It’s a grim outlook for Yukon River Chinook and summer chum salmon.
Chinook salmon counts are the lowest ever recorded at this point in the season, and state and federal fishery managers do not expect them to meet escapement goals. The low numbers are also making it difficult for biologists to determine if the run is late.
The summer chum run looks slightly better in comparison, but only in that it’s the second-lowest run ever recorded at this point in the season, just barely ahead of last year’s record low. It’s too soon to tell if summer chum will meet escapement goals. But if the run tracks with last year, then it won’t.
As long as escapement appears unlikely for Chinook and summer chum, subsistence salmon fishing will remain closed for a second year.
Frustrations are building along the Yukon River amid the closures so far.
Some Alaska Native residents claim that the restrictions are eroding their cultural inheritance. But the managers making the regulations say that opening the fishery could jeopardize the fish runs long-term.
“This is the most disconnection to the river I’ve had in all my life,” said Holy Cross resident David Walker, who called into the weekly Yukon River salmon management teleconference hosted by the Yukon River Drainage Fisheries Association.
Walker said that no one nearby is fishing, and described neglected fish camps overgrown with grass.
“I don’t want to get too negative, but I heard one Elder tell me, ‘It’s like cultural genocide,’” Walker said.
A caller from Marshall said that not being allowed to fish was restricting Alaska Natives from their ancestral rights. Rampart tribal member Brook Woods said that there is a reason why fishery testimony becomes emotional.
“These are fishermen facing a crisis. We are tied to these salmon. They’re our cultural wellbeing, and one thing that wasn’t taken away from us with assimilation,” Woods said.
Federal fishery manager Holly Carroll with the U.S. Fish and Wildlife Service said that she understood that closing all salmon fishing is “incredibly severe.” But she said that with Chinook runs already unlikely to meet escapement, managers cannot allow even a single opening.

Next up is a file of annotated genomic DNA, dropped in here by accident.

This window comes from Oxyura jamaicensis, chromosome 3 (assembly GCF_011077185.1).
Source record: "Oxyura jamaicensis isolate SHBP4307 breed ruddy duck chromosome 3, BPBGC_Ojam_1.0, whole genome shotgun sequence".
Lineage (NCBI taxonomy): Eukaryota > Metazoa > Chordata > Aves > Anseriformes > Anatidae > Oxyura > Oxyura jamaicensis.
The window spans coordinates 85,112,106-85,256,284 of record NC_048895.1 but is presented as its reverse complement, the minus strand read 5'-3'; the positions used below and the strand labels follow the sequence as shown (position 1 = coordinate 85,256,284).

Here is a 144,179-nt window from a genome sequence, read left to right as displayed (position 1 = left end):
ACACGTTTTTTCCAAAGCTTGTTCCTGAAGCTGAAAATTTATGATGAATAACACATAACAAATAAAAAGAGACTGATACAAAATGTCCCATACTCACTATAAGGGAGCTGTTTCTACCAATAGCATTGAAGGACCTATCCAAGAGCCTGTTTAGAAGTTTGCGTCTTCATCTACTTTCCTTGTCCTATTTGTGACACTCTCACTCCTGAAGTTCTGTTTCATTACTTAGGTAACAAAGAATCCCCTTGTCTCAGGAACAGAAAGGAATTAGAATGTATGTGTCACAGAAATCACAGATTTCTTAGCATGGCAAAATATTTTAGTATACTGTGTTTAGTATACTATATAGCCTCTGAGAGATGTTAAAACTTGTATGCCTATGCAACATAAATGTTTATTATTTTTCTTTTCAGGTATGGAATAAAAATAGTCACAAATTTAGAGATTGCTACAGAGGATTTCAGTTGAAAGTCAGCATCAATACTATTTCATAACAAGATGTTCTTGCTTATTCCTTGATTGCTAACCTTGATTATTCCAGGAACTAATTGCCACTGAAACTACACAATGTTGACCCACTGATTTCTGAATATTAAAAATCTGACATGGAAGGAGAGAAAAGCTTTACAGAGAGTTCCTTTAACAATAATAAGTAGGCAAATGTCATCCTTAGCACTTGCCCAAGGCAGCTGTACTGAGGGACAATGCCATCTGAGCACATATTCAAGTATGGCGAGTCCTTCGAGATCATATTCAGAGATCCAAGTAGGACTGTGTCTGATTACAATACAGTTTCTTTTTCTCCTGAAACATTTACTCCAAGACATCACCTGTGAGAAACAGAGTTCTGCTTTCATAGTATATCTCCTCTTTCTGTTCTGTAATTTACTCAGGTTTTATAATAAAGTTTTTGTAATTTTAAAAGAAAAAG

“Right now, we’re nervous that if we don’t get all the fish to the spawning grounds, then four or five years from now we would have poor returns that could mean closures again,” Carroll said.
Compounding escapement concerns is that of the Chinook that enter the river, fewer than expected are making it to Canada. Biologists are researching why. One theory is that they are dying in the river from disease. Biologists are collecting heart, kidney, egg and blood samples from Chinook caught in test fisheries to test for health issues like Ichthyophonus and kidney disease.
Carroll repeated many times that if there were enough salmon to open fishing, then managers would do so.
Some callers did support the closures. A caller who identified herself as Ruby in Eagle said that she supported the restrictions as a way to protect salmon runs and encouraged managers to maintain their escapement goals.
While directed salmon fishing is closed on the Yukon, fishing is open for non-salmon species, like whitefish, using 4-inch gillnets that are no more than 60 feet in length. Some callers said residents did not have 4-inch nets, while others reported steady whitefish harvests.
Pink salmon began hitting the coast in recent days and entering the Yukon River mouth. Sockeye and pink salmon caught in all gear can be kept. Managers ask that fishermen release Chinook and chum back to the water when alive.